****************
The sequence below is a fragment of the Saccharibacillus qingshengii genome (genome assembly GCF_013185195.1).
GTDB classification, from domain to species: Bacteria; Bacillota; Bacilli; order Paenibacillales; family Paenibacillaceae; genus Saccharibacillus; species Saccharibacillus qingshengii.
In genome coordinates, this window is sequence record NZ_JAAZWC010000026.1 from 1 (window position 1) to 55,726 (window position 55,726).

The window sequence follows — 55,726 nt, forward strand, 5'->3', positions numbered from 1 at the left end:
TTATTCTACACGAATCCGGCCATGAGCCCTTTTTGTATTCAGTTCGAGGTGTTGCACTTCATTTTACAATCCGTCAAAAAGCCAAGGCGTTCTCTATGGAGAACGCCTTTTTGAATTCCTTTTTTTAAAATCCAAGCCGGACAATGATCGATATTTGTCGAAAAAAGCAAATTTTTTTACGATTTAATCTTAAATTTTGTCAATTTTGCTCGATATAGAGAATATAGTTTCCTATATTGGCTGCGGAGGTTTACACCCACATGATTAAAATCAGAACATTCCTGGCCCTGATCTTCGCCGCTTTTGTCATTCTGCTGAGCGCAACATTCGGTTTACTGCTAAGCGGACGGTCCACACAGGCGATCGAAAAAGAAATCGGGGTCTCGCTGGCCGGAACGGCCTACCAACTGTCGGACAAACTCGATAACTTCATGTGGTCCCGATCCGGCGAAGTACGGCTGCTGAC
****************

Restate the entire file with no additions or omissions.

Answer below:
The sequence below is a fragment of the Saccharibacillus qingshengii genome (genome assembly GCF_013185195.1).
GTDB classification, from domain to species: Bacteria; Bacillota; Bacilli; order Paenibacillales; family Paenibacillaceae; genus Saccharibacillus; species Saccharibacillus qingshengii.
In genome coordinates, this window is sequence record NZ_JAAZWC010000026.1 from 1 (window position 1) to 55,726 (window position 55,726).

The window sequence follows — 55,726 nt, forward strand, 5'->3', positions numbered from 1 at the left end:
TTATTCTACACGAATCCGGCCATGAGCCCTTTTTGTATTCAGTTCGAGGTGTTGCACTTCATTTTACAATCCGTCAAAAAGCCAAGGCGTTCTCTATGGAGAACGCCTTTTTGAATTCCTTTTTTTAAAATCCAAGCCGGACAATGATCGATATTTGTCGAAAAAAGCAAATTTTTTTACGATTTAATCTTAAATTTTGTCAATTTTGCTCGATATAGAGAATATAGTTTCCTATATTGGCTGCGGAGGTTTACACCCACATGATTAAAATCAGAACATTCCTGGCCCTGATCTTCGCCGCTTTTGTCATTCTGCTGAGCGCAACATTCGGTTTACTGCTAAGCGGACGGTCCACACAGGCGATCGAAAAAGAAATCGGGGTCTCGCTGGCCGGAACGGCCTACCAACTGTCGGACAAACTCGATAACTTCATGTGGTCCCGATCCGGCGAAGTACGGCTGCTGAC